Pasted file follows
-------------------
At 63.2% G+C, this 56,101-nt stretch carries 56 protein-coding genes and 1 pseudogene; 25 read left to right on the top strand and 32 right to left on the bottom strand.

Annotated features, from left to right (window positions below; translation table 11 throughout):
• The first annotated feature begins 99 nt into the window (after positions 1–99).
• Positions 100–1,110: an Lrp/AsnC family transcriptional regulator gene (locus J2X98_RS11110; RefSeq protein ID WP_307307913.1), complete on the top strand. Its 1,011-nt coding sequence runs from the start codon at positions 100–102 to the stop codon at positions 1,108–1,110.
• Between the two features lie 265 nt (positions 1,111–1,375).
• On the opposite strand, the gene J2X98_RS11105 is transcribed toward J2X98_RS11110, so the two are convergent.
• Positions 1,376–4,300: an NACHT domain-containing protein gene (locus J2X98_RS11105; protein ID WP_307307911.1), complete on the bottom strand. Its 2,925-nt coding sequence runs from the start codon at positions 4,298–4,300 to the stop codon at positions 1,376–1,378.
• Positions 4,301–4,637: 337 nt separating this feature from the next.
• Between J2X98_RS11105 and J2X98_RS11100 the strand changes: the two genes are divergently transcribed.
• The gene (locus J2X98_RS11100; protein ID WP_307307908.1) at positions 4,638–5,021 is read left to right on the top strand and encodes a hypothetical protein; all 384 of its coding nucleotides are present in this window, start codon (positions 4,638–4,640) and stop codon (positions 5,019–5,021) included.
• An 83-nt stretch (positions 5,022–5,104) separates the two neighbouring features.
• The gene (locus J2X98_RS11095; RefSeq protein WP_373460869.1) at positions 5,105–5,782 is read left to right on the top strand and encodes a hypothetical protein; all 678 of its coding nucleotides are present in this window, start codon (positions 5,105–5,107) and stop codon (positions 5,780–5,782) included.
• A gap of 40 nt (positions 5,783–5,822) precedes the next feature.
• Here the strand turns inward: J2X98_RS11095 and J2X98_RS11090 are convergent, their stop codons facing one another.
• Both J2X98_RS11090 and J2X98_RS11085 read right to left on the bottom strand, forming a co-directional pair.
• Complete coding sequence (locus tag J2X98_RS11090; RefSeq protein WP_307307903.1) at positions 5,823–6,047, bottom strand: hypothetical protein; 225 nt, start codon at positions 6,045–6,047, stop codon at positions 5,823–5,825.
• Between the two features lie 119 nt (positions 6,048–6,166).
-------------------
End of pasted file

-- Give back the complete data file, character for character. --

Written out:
At 63.2% G+C, this 56,101-nt stretch carries 56 protein-coding genes and 1 pseudogene; 25 read left to right on the top strand and 32 right to left on the bottom strand.

Annotated features, from left to right (window positions below; translation table 11 throughout):
• The first annotated feature begins 99 nt into the window (after positions 1–99).
• Positions 100–1,110: an Lrp/AsnC family transcriptional regulator gene (locus J2X98_RS11110; RefSeq protein ID WP_307307913.1), complete on the top strand. Its 1,011-nt coding sequence runs from the start codon at positions 100–102 to the stop codon at positions 1,108–1,110.
• Between the two features lie 265 nt (positions 1,111–1,375).
• On the opposite strand, the gene J2X98_RS11105 is transcribed toward J2X98_RS11110, so the two are convergent.
• Positions 1,376–4,300: an NACHT domain-containing protein gene (locus J2X98_RS11105; protein ID WP_307307911.1), complete on the bottom strand. Its 2,925-nt coding sequence runs from the start codon at positions 4,298–4,300 to the stop codon at positions 1,376–1,378.
• Positions 4,301–4,637: 337 nt separating this feature from the next.
• Between J2X98_RS11105 and J2X98_RS11100 the strand changes: the two genes are divergently transcribed.
• The gene (locus J2X98_RS11100; protein ID WP_307307908.1) at positions 4,638–5,021 is read left to right on the top strand and encodes a hypothetical protein; all 384 of its coding nucleotides are present in this window, start codon (positions 4,638–4,640) and stop codon (positions 5,019–5,021) included.
• An 83-nt stretch (positions 5,022–5,104) separates the two neighbouring features.
• The gene (locus J2X98_RS11095; RefSeq protein WP_373460869.1) at positions 5,105–5,782 is read left to right on the top strand and encodes a hypothetical protein; all 678 of its coding nucleotides are present in this window, start codon (positions 5,105–5,107) and stop codon (positions 5,780–5,782) included.
• A gap of 40 nt (positions 5,783–5,822) precedes the next feature.
• Here the strand turns inward: J2X98_RS11095 and J2X98_RS11090 are convergent, their stop codons facing one another.
• Both J2X98_RS11090 and J2X98_RS11085 read right to left on the bottom strand, forming a co-directional pair.
• Complete coding sequence (locus tag J2X98_RS11090; RefSeq protein WP_307307903.1) at positions 5,823–6,047, bottom strand: hypothetical protein; 225 nt, start codon at positions 6,045–6,047, stop codon at positions 5,823–5,825.
• Between the two features lie 119 nt (positions 6,048–6,166).